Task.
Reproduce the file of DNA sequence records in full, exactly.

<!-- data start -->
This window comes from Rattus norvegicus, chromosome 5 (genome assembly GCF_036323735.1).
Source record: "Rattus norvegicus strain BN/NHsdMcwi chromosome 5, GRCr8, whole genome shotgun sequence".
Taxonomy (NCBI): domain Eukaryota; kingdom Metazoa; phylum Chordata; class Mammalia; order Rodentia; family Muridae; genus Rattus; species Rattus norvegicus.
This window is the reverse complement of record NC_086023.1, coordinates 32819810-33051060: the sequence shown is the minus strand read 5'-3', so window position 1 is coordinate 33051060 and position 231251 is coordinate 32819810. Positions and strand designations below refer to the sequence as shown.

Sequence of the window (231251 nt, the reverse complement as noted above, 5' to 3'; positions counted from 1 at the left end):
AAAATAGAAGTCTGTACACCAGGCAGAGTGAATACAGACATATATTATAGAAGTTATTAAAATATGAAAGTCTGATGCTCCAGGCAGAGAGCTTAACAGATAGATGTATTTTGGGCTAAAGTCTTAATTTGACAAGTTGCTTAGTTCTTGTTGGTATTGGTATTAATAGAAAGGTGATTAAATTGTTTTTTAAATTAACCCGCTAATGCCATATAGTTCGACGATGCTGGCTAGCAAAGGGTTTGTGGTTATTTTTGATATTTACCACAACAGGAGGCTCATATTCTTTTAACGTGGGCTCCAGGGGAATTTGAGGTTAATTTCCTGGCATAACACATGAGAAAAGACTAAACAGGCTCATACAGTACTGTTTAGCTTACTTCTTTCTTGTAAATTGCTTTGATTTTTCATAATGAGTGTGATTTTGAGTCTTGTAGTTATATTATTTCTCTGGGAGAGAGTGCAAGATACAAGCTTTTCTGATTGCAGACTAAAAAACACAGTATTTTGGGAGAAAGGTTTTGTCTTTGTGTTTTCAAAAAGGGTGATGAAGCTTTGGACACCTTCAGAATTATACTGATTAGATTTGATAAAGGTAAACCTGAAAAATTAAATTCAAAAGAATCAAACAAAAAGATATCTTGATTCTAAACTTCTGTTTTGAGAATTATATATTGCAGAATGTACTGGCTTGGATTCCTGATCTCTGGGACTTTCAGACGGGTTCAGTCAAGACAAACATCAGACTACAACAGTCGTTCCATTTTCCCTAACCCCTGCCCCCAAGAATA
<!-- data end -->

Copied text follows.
This window comes from Rattus norvegicus, chromosome 5 (genome assembly GCF_036323735.1).
Source record: "Rattus norvegicus strain BN/NHsdMcwi chromosome 5, GRCr8, whole genome shotgun sequence".
Taxonomy (NCBI): domain Eukaryota; kingdom Metazoa; phylum Chordata; class Mammalia; order Rodentia; family Muridae; genus Rattus; species Rattus norvegicus.
This window is the reverse complement of record NC_086023.1, coordinates 32819810-33051060: the sequence shown is the minus strand read 5'-3', so window position 1 is coordinate 33051060 and position 231251 is coordinate 32819810. Positions and strand designations below refer to the sequence as shown.

Sequence of the window (231251 nt, the reverse complement as noted above, 5' to 3'; positions counted from 1 at the left end):
AAAATAGAAGTCTGTACACCAGGCAGAGTGAATACAGACATATATTATAGAAGTTATTAAAATATGAAAGTCTGATGCTCCAGGCAGAGAGCTTAACAGATAGATGTATTTTGGGCTAAAGTCTTAATTTGACAAGTTGCTTAGTTCTTGTTGGTATTGGTATTAATAGAAAGGTGATTAAATTGTTTTTTAAATTAACCCGCTAATGCCATATAGTTCGACGATGCTGGCTAGCAAAGGGTTTGTGGTTATTTTTGATATTTACCACAACAGGAGGCTCATATTCTTTTAACGTGGGCTCCAGGGGAATTTGAGGTTAATTTCCTGGCATAACACATGAGAAAAGACTAAACAGGCTCATACAGTACTGTTTAGCTTACTTCTTTCTTGTAAATTGCTTTGATTTTTCATAATGAGTGTGATTTTGAGTCTTGTAGTTATATTATTTCTCTGGGAGAGAGTGCAAGATACAAGCTTTTCTGATTGCAGACTAAAAAACACAGTATTTTGGGAGAAAGGTTTTGTCTTTGTGTTTTCAAAAAGGGTGATGAAGCTTTGGACACCTTCAGAATTATACTGATTAGATTTGATAAAGGTAAACCTGAAAAATTAAATTCAAAAGAATCAAACAAAAAGATATCTTGATTCTAAACTTCTGTTTTGAGAATTATATATTGCAGAATGTACTGGCTTGGATTCCTGATCTCTGGGACTTTCAGACGGGTTCAGTCAAGACAAACATCAGACTACAACAGTCGTTCCATTTTCCCTAACCCCTGCCCCCAAGAATA